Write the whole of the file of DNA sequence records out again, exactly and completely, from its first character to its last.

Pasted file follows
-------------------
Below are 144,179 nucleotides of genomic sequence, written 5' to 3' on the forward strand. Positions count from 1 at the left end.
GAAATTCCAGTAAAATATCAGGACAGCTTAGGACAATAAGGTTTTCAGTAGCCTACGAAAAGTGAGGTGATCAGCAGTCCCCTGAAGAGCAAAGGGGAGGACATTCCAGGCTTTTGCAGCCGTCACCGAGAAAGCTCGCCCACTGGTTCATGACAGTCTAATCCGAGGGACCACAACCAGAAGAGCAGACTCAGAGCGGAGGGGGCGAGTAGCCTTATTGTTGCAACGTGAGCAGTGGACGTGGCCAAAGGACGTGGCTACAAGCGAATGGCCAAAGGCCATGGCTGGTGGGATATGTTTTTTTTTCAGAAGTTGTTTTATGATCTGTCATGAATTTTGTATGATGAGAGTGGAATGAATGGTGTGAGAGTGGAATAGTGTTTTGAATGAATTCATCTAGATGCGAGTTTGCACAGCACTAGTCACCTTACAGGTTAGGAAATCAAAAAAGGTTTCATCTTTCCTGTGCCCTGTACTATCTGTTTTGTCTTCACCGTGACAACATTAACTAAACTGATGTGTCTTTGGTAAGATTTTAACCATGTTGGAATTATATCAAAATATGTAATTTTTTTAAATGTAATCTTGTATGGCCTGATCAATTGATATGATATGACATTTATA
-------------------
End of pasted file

Below are 144,179 nucleotides of genomic sequence, written 5' to 3' on the forward strand. Positions count from 1 at the left end.
GAAATTCCAGTAAAATATCAGGACAGCTTAGGACAATAAGGTTTTCAGTAGCCTACGAAAAGTGAGGTGATCAGCAGTCCCCTGAAGAGCAAAGGGGAGGACATTCCAGGCTTTTGCAGCCGTCACCGAGAAAGCTCGCCCACTGGTTCATGACAGTCTAATCCGAGGGACCACAACCAGAAGAGCAGACTCAGAGCGGAGGGGGCGAGTAGCCTTATTGTTGCAACGTGAGCAGTGGACGTGGCCAAAGGACGTGGCTACAAGCGAATGGCCAAAGGCCATGGCTGGTGGGATATGTTTTTTTTTCAGAAGTTGTTTTATGATCTGTCATGAATTTTGTATGATGAGAGTGGAATGAATGGTGTGAGAGTGGAATAGTGTTTTGAATGAATTCATCTAGATGCGAGTTTGCACAGCACTAGTCACCTTACAGGTTAGGAAATCAAAAAAGGTTTCATCTTTCCTGTGCCCTGTACTATCTGTTTTGTCTTCACCGTGACAACATTAACTAAACTGATGTGTCTTTGGTAAGATTTTAACCATGTTGGAATTATATCAAAATATGTAATTTTTTTAAATGTAATCTTGTATGGCCTGATCAATTGATATGATATGACATTTATA